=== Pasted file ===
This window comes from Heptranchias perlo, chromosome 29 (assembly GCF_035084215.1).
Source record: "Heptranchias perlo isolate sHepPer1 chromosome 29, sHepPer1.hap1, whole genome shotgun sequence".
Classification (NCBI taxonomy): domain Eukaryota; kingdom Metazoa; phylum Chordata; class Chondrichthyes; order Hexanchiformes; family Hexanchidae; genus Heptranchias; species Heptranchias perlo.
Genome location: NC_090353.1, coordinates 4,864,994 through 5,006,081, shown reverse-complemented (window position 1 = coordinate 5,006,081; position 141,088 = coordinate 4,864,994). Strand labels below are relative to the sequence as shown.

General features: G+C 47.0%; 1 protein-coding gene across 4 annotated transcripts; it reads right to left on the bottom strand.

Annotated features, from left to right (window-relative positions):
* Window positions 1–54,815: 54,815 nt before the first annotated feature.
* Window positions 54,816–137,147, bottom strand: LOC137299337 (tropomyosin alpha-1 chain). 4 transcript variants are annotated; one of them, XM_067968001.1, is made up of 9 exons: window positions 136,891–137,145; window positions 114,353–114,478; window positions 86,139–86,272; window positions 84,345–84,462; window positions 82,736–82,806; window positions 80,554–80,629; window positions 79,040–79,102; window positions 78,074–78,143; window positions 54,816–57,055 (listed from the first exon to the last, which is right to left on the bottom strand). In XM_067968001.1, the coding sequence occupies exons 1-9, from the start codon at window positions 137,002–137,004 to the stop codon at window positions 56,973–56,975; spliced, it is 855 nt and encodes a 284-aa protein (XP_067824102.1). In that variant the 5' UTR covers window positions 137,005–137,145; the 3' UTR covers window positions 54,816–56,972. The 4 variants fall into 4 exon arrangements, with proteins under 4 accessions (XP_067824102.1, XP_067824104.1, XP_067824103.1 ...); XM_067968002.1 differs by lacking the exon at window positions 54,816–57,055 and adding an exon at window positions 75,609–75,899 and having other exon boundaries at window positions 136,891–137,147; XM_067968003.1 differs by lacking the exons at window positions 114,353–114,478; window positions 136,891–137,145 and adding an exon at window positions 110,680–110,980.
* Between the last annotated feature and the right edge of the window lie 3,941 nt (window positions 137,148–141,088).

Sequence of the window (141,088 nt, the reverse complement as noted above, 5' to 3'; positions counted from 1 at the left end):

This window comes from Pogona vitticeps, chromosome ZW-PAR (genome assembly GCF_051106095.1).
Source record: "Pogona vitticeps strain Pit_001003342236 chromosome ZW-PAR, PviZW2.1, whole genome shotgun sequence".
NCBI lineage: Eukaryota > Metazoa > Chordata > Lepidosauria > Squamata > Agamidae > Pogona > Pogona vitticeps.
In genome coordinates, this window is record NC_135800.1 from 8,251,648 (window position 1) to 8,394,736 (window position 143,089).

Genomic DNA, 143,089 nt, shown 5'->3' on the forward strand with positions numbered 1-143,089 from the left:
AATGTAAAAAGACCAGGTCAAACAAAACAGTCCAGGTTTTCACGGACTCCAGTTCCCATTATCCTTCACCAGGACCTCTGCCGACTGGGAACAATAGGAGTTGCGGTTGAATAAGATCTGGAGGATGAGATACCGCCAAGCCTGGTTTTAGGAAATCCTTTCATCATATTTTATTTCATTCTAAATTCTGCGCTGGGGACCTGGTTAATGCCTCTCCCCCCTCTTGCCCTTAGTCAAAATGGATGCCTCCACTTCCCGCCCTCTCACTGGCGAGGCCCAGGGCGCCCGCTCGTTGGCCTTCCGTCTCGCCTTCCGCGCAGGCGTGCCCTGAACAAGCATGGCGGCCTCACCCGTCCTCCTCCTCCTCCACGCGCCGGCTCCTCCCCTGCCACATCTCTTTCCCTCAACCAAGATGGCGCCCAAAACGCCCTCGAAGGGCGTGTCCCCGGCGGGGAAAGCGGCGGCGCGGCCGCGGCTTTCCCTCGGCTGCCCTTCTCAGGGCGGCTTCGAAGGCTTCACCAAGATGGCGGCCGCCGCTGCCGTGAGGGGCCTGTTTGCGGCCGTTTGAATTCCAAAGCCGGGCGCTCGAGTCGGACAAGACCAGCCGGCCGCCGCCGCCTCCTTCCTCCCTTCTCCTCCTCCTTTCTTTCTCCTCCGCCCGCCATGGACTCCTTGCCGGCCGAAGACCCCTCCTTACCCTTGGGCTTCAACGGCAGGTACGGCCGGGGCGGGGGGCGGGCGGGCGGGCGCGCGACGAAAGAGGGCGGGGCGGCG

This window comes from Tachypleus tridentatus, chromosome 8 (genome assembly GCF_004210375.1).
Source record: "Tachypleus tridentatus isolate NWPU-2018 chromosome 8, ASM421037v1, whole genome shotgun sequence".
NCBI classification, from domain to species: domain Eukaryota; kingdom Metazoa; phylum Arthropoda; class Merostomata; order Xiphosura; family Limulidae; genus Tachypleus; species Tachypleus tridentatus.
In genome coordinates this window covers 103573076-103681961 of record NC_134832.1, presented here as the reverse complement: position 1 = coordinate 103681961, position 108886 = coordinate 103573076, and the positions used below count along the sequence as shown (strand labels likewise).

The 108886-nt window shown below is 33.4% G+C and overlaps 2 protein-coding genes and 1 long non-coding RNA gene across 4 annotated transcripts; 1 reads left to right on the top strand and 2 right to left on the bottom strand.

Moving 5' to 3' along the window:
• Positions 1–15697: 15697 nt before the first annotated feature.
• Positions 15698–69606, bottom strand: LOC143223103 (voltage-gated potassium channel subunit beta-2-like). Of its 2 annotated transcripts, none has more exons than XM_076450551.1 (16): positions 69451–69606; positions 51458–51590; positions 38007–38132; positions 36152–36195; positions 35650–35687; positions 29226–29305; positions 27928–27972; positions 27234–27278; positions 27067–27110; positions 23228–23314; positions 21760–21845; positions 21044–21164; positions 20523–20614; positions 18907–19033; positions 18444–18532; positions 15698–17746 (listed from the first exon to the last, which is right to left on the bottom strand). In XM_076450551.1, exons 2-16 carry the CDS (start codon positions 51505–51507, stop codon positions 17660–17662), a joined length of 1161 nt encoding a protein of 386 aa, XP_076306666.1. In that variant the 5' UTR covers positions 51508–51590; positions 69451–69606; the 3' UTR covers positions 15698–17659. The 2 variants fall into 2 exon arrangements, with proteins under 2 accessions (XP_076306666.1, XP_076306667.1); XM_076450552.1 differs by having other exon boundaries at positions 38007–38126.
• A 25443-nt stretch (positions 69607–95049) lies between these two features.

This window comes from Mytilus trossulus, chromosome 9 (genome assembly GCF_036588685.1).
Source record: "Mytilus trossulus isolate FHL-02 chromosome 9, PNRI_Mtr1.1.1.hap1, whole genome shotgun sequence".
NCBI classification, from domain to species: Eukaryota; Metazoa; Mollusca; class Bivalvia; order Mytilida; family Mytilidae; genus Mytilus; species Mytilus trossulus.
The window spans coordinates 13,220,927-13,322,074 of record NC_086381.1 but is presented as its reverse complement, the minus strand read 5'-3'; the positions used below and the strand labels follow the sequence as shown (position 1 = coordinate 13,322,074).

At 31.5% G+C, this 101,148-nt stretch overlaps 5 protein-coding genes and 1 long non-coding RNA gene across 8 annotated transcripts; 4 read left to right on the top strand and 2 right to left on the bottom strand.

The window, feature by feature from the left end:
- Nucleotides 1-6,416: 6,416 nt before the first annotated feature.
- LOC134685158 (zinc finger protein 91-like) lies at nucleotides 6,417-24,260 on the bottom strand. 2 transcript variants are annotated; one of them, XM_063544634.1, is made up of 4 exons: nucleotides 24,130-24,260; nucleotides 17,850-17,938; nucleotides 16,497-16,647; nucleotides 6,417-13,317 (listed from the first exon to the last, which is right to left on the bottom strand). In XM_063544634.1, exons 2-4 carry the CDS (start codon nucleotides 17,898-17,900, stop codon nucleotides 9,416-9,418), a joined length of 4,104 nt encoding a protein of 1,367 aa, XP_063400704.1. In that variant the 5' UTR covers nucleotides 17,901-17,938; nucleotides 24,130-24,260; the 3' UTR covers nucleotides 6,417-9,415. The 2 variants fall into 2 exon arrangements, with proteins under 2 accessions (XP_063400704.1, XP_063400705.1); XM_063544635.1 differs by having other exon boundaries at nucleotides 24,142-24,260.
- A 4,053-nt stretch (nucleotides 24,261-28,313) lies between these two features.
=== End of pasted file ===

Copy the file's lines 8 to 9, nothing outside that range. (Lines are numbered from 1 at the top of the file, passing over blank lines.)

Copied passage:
* Window positions 54,816–137,147, bottom strand: LOC137299337 (tropomyosin alpha-1 chain). 4 transcript variants are annotated; one of them, XM_067968001.1, is made up of 9 exons: window positions 136,891–137,145; window positions 114,353–114,478; window positions 86,139–86,272; window positions 84,345–84,462; window positions 82,736–82,806; window positions 80,554–80,629; window positions 79,040–79,102; window positions 78,074–78,143; window positions 54,816–57,055 (listed from the first exon to the last, which is right to left on the bottom strand). In XM_067968001.1, the coding sequence occupies exons 1-9, from the start codon at window positions 137,002–137,004 to the stop codon at window positions 56,973–56,975; spliced, it is 855 nt and encodes a 284-aa protein (XP_067824102.1). In that variant the 5' UTR covers window positions 137,005–137,145; the 3' UTR covers window positions 54,816–56,972. The 4 variants fall into 4 exon arrangements, with proteins under 4 accessions (XP_067824102.1, XP_067824104.1, XP_067824103.1 ...); XM_067968002.1 differs by lacking the exon at window positions 54,816–57,055 and adding an exon at window positions 75,609–75,899 and having other exon boundaries at window positions 136,891–137,147; XM_067968003.1 differs by lacking the exons at window positions 114,353–114,478; window positions 136,891–137,145 and adding an exon at window positions 110,680–110,980.
* Between the last annotated feature and the right edge of the window lie 3,941 nt (window positions 137,148–141,088).